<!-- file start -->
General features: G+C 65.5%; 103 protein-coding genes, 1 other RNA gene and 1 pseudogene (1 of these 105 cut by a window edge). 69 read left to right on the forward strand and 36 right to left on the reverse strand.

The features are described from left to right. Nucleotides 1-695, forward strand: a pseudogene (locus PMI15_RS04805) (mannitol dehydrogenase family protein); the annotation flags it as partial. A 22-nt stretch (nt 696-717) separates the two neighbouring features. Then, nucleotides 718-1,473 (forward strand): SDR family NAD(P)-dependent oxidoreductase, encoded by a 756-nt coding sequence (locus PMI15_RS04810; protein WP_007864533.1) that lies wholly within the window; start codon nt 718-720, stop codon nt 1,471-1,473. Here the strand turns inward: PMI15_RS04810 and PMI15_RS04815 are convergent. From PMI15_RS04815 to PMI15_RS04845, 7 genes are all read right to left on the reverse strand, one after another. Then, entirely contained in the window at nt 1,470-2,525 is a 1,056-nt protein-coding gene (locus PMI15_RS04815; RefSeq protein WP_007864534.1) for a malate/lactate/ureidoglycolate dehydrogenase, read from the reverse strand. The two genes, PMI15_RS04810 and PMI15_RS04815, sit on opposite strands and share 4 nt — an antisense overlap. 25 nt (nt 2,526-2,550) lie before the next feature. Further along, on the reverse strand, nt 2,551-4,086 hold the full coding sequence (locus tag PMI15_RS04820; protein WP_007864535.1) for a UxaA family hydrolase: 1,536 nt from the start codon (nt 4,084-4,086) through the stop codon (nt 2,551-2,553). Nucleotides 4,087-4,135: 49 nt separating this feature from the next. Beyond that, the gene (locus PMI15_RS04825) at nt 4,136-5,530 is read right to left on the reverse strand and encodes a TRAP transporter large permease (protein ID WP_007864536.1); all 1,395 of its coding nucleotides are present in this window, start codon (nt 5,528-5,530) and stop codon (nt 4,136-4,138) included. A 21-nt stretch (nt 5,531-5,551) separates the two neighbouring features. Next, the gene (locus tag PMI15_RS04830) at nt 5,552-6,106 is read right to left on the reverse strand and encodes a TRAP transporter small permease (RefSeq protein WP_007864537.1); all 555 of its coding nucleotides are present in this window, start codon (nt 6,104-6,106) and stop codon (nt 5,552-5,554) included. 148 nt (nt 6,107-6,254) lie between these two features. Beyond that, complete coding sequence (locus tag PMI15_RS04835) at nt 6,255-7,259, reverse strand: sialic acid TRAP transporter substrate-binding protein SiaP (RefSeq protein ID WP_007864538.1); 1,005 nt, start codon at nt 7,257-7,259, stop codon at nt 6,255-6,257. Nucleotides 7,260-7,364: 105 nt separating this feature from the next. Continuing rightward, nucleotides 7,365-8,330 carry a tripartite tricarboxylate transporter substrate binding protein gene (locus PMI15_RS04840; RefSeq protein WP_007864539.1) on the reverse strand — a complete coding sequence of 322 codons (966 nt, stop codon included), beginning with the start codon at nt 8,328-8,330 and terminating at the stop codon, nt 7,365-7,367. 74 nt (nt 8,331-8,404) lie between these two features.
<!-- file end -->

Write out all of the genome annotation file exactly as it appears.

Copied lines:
General features: G+C 65.5%; 103 protein-coding genes, 1 other RNA gene and 1 pseudogene (1 of these 105 cut by a window edge). 69 read left to right on the forward strand and 36 right to left on the reverse strand.

The features are described from left to right. Nucleotides 1-695, forward strand: a pseudogene (locus PMI15_RS04805) (mannitol dehydrogenase family protein); the annotation flags it as partial. A 22-nt stretch (nt 696-717) separates the two neighbouring features. Then, nucleotides 718-1,473 (forward strand): SDR family NAD(P)-dependent oxidoreductase, encoded by a 756-nt coding sequence (locus PMI15_RS04810; protein WP_007864533.1) that lies wholly within the window; start codon nt 718-720, stop codon nt 1,471-1,473. Here the strand turns inward: PMI15_RS04810 and PMI15_RS04815 are convergent. From PMI15_RS04815 to PMI15_RS04845, 7 genes are all read right to left on the reverse strand, one after another. Then, entirely contained in the window at nt 1,470-2,525 is a 1,056-nt protein-coding gene (locus PMI15_RS04815; RefSeq protein WP_007864534.1) for a malate/lactate/ureidoglycolate dehydrogenase, read from the reverse strand. The two genes, PMI15_RS04810 and PMI15_RS04815, sit on opposite strands and share 4 nt — an antisense overlap. 25 nt (nt 2,526-2,550) lie before the next feature. Further along, on the reverse strand, nt 2,551-4,086 hold the full coding sequence (locus tag PMI15_RS04820; protein WP_007864535.1) for a UxaA family hydrolase: 1,536 nt from the start codon (nt 4,084-4,086) through the stop codon (nt 2,551-2,553). Nucleotides 4,087-4,135: 49 nt separating this feature from the next. Beyond that, the gene (locus PMI15_RS04825) at nt 4,136-5,530 is read right to left on the reverse strand and encodes a TRAP transporter large permease (protein ID WP_007864536.1); all 1,395 of its coding nucleotides are present in this window, start codon (nt 5,528-5,530) and stop codon (nt 4,136-4,138) included. A 21-nt stretch (nt 5,531-5,551) separates the two neighbouring features. Next, the gene (locus tag PMI15_RS04830) at nt 5,552-6,106 is read right to left on the reverse strand and encodes a TRAP transporter small permease (RefSeq protein WP_007864537.1); all 555 of its coding nucleotides are present in this window, start codon (nt 6,104-6,106) and stop codon (nt 5,552-5,554) included. 148 nt (nt 6,107-6,254) lie between these two features. Beyond that, complete coding sequence (locus tag PMI15_RS04835) at nt 6,255-7,259, reverse strand: sialic acid TRAP transporter substrate-binding protein SiaP (RefSeq protein ID WP_007864538.1); 1,005 nt, start codon at nt 7,257-7,259, stop codon at nt 6,255-6,257. Nucleotides 7,260-7,364: 105 nt separating this feature from the next. Continuing rightward, nucleotides 7,365-8,330 carry a tripartite tricarboxylate transporter substrate binding protein gene (locus PMI15_RS04840; RefSeq protein WP_007864539.1) on the reverse strand — a complete coding sequence of 322 codons (966 nt, stop codon included), beginning with the start codon at nt 8,328-8,330 and terminating at the stop codon, nt 7,365-7,367. 74 nt (nt 8,331-8,404) lie between these two features.